This will be a new subject for Lorna who has lived and grown very accustomed to the town over the last 5 years and Stephen’s paintings from 1997 already represent a layer glimpsed in the past that he’s keen to revisit.

SOLD ‘Market 1’ Stephen Kirin 1997 watercolour
SOLD ‘Market 2’ Stephen Kirin 1997 watercolour

We look forward to updating you with progress.

Butterflies 2020

It’s been a year of butterflies, noticed more perhaps as our own colours have ebbed a little amidst the duress of the virus. Whole life cycles of Red Admirals, Commas, Cabbage Whites, Peacocks, Speckled Woods, Orange Tips, Gatekeepers, Common Blues, Meadow Browns and Ringlets have been mapped out in front of us from start to end through each change. An unstoppable flood of colour and abundance on the wing, whilst pallid days of worry and Lockdown stopped us from being abundant.

These butterfly collaborations are on reflection, our claim for some hope back. The virus dampens hope and aspiration, can take taste and smell, but will never take the scent or sense of freedom and the butterflies of 2020 have fed and nourished this within us, all of this long year.

Here are some of these little garden visitors to our home in Suffolk:

Angels of St Mary’s church Part 1

This period of lockdown amidst Pandemic has been such a challenging, confusing and emotional journey for so many of us who find ourselves out of all recognisable comfort zones. Just before lockdown, but very aware of the immensity of what was coming, we suffered a very human “belly punch” moment of bad news about a beloved pet’s chances of surviving a grim diagnosis. We found a need to be quiet amidst beauty and grandeur that was accessible nevertheless to human interaction and visited St Mary’s church in Bury St Edmunds. The Angels have supported the hammer beam roof for 600 years without a grimace or slipped disc and their permanence and presence as a backdrop to so many lives and moments held our attention when we needed it to. When Lockdown inevitably came and during the subsequent last weeks of our cat’s life it was the Angels we returned to; initially The King and Queen and in progress, as I write, Gabriel. As Artists it is not difficult to move along timelines of history and grasp some of the contexts and compositional challenges the Artisans, craftspeople and designers of the day would have debated whilst visualising the impact and success of their work. We find ourselves having the same conversation 600 years later. Over these weeks we have worked on our Angels during a time that is not so easy and we find ourselves thanking them for being there yesterday, today and tomorrow whilst carrying on the conversation.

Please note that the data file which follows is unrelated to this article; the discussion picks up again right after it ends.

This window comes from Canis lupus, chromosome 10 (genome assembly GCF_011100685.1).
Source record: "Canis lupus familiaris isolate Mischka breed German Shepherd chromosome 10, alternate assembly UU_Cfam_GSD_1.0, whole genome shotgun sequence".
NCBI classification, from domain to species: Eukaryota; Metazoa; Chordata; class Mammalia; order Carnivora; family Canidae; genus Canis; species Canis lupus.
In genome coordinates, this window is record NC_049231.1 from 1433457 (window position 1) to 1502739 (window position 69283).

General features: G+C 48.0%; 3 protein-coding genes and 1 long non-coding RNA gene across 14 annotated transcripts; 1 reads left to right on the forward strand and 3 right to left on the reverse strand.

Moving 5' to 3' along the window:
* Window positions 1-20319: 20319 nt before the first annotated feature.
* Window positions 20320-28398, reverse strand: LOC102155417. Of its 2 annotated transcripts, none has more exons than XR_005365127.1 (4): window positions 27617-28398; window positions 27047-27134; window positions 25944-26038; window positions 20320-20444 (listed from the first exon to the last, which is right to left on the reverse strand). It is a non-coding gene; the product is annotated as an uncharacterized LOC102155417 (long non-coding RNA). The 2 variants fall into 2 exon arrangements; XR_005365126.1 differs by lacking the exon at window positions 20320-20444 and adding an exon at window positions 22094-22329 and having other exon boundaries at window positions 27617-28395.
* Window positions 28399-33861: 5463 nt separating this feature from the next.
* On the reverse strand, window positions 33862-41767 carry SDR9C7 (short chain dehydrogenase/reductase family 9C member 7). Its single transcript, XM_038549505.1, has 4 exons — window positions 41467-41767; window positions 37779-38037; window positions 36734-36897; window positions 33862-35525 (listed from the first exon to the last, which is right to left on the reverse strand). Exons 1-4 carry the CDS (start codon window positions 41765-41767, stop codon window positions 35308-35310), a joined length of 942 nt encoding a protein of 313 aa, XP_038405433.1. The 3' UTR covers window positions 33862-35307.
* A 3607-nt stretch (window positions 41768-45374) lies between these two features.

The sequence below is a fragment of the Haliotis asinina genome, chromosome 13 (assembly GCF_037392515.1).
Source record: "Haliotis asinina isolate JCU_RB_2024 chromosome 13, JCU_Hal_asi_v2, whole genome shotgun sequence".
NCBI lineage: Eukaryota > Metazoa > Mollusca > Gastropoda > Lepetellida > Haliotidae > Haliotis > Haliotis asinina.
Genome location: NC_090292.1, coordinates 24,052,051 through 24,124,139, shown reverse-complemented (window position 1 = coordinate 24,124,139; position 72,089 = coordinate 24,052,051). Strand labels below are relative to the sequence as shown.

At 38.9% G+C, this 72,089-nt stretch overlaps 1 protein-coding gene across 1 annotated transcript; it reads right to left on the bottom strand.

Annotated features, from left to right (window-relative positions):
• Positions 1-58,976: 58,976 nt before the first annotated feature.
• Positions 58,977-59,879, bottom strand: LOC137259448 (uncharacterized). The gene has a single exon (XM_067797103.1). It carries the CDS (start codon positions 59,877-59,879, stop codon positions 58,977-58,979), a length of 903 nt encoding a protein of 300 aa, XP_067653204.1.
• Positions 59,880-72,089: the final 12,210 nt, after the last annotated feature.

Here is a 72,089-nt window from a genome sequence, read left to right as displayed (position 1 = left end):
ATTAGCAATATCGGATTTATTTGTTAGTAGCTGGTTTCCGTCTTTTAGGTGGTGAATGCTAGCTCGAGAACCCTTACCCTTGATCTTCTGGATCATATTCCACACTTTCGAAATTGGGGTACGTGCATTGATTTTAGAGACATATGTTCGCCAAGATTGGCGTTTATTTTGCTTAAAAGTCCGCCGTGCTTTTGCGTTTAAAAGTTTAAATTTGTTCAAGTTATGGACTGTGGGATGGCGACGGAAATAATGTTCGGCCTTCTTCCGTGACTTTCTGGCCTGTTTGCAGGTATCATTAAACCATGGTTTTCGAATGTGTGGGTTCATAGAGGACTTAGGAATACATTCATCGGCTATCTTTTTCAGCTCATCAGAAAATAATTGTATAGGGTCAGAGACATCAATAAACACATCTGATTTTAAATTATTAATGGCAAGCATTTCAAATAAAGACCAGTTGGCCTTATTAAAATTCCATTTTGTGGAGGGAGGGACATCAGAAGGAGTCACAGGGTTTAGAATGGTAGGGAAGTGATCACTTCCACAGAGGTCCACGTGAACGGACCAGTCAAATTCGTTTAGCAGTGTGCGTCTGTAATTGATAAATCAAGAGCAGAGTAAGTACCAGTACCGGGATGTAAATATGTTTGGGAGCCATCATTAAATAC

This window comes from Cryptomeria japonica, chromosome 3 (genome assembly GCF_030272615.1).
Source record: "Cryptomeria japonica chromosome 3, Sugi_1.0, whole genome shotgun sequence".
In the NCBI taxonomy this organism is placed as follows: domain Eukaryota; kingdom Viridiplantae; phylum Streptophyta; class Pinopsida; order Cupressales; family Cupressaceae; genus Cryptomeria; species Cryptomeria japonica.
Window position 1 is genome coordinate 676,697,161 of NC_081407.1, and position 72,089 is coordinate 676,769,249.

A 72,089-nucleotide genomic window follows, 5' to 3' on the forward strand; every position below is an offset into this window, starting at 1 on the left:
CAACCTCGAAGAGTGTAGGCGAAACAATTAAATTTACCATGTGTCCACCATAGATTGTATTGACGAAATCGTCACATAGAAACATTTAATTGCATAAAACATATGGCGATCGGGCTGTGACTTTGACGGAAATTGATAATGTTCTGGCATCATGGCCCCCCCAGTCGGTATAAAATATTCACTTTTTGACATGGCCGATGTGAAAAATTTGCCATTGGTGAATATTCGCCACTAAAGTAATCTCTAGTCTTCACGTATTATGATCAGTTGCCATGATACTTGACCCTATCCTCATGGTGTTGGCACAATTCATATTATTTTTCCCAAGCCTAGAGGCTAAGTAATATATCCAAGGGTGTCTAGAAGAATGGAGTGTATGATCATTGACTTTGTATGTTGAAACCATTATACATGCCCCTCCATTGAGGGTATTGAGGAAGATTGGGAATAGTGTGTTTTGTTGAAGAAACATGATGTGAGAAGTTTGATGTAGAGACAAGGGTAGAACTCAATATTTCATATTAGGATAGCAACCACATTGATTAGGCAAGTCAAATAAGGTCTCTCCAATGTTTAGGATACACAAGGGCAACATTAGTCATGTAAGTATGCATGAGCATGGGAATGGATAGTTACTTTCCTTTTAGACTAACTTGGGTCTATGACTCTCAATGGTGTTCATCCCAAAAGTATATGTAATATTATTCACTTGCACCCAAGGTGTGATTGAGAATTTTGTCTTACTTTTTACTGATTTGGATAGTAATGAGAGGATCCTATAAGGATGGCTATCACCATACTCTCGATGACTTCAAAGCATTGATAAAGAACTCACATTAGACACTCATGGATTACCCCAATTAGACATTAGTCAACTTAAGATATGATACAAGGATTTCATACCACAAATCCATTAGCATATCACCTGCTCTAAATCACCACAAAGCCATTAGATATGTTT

‘The King’

‘The Queen’


To the Mill!

We’ve been invited, as Ambassadors of St Cuthberts Mill Art papers to visit their factory near Wells in Somerset to see how their world renowned paper is produced and the high environmental standards that make their production sustainable. Water used in the process travels a matter of metres from the River Axe, before returning to the same river, cleaner than when extracted, leaving a negligible carbon footprint. We are delighted to have the opportunity to see this first hand later this year.

Our new studio nestles in the Lark Valley, the very matter of nature suffusing our perspectives, in turn makes us value the materials we use and the way they are produced. We have no doubt that new work will illustrate the holistic synchronicity between artist and material.

We look forward to sharing our visit to St Cuthberts Mill later this year and thank them for this wonderful opportunity.

Stephen and Lorna